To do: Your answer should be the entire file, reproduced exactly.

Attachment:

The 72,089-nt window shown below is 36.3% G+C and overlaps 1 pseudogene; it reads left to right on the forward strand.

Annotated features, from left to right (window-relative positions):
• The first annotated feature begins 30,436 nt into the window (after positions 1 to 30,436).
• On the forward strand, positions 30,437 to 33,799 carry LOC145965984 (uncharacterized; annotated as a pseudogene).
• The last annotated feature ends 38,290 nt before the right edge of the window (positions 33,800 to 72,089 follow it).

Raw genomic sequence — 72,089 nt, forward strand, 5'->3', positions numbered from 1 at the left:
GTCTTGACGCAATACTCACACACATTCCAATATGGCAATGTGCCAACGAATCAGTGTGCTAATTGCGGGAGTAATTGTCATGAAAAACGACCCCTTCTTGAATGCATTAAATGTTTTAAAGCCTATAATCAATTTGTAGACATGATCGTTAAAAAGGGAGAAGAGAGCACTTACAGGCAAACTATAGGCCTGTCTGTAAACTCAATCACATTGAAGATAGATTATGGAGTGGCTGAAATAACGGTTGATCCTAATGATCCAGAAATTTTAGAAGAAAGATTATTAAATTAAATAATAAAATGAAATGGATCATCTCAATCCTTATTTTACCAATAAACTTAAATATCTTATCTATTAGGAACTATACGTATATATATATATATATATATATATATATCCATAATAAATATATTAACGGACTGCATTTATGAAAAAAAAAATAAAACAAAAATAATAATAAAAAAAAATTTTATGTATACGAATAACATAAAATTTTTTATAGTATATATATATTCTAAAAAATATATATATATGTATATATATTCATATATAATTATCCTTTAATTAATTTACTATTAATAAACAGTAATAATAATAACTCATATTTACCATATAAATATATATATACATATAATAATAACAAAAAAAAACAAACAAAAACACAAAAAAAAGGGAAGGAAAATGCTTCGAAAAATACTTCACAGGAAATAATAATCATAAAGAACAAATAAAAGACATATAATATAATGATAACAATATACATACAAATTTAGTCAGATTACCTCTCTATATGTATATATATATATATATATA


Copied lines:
The 72,089-nt window shown below is 36.3% G+C and overlaps 1 pseudogene; it reads left to right on the forward strand.

Annotated features, from left to right (window-relative positions):
• The first annotated feature begins 30,436 nt into the window (after positions 1 to 30,436).
• On the forward strand, positions 30,437 to 33,799 carry LOC145965984 (uncharacterized; annotated as a pseudogene).
• The last annotated feature ends 38,290 nt before the right edge of the window (positions 33,800 to 72,089 follow it).

Raw genomic sequence — 72,089 nt, forward strand, 5'->3', positions numbered from 1 at the left:
GTCTTGACGCAATACTCACACACATTCCAATATGGCAATGTGCCAACGAATCAGTGTGCTAATTGCGGGAGTAATTGTCATGAAAAACGACCCCTTCTTGAATGCATTAAATGTTTTAAAGCCTATAATCAATTTGTAGACATGATCGTTAAAAAGGGAGAAGAGAGCACTTACAGGCAAACTATAGGCCTGTCTGTAAACTCAATCACATTGAAGATAGATTATGGAGTGGCTGAAATAACGGTTGATCCTAATGATCCAGAAATTTTAGAAGAAAGATTATTAAATTAAATAATAAAATGAAATGGATCATCTCAATCCTTATTTTACCAATAAACTTAAATATCTTATCTATTAGGAACTATACGTATATATATATATATATATATATATATATCCATAATAAATATATTAACGGACTGCATTTATGAAAAAAAAAATAAAACAAAAATAATAATAAAAAAAAATTTTATGTATACGAATAACATAAAATTTTTTATAGTATATATATATTCTAAAAAATATATATATATGTATATATATTCATATATAATTATCCTTTAATTAATTTACTATTAATAAACAGTAATAATAATAACTCATATTTACCATATAAATATATATATACATATAATAATAACAAAAAAAAACAAACAAAAACACAAAAAAAAGGGAAGGAAAATGCTTCGAAAAATACTTCACAGGAAATAATAATCATAAAGAACAAATAAAAGACATATAATATAATGATAACAATATACATACAAATTTAGTCAGATTACCTCTCTATATGTATATATATATATATATATA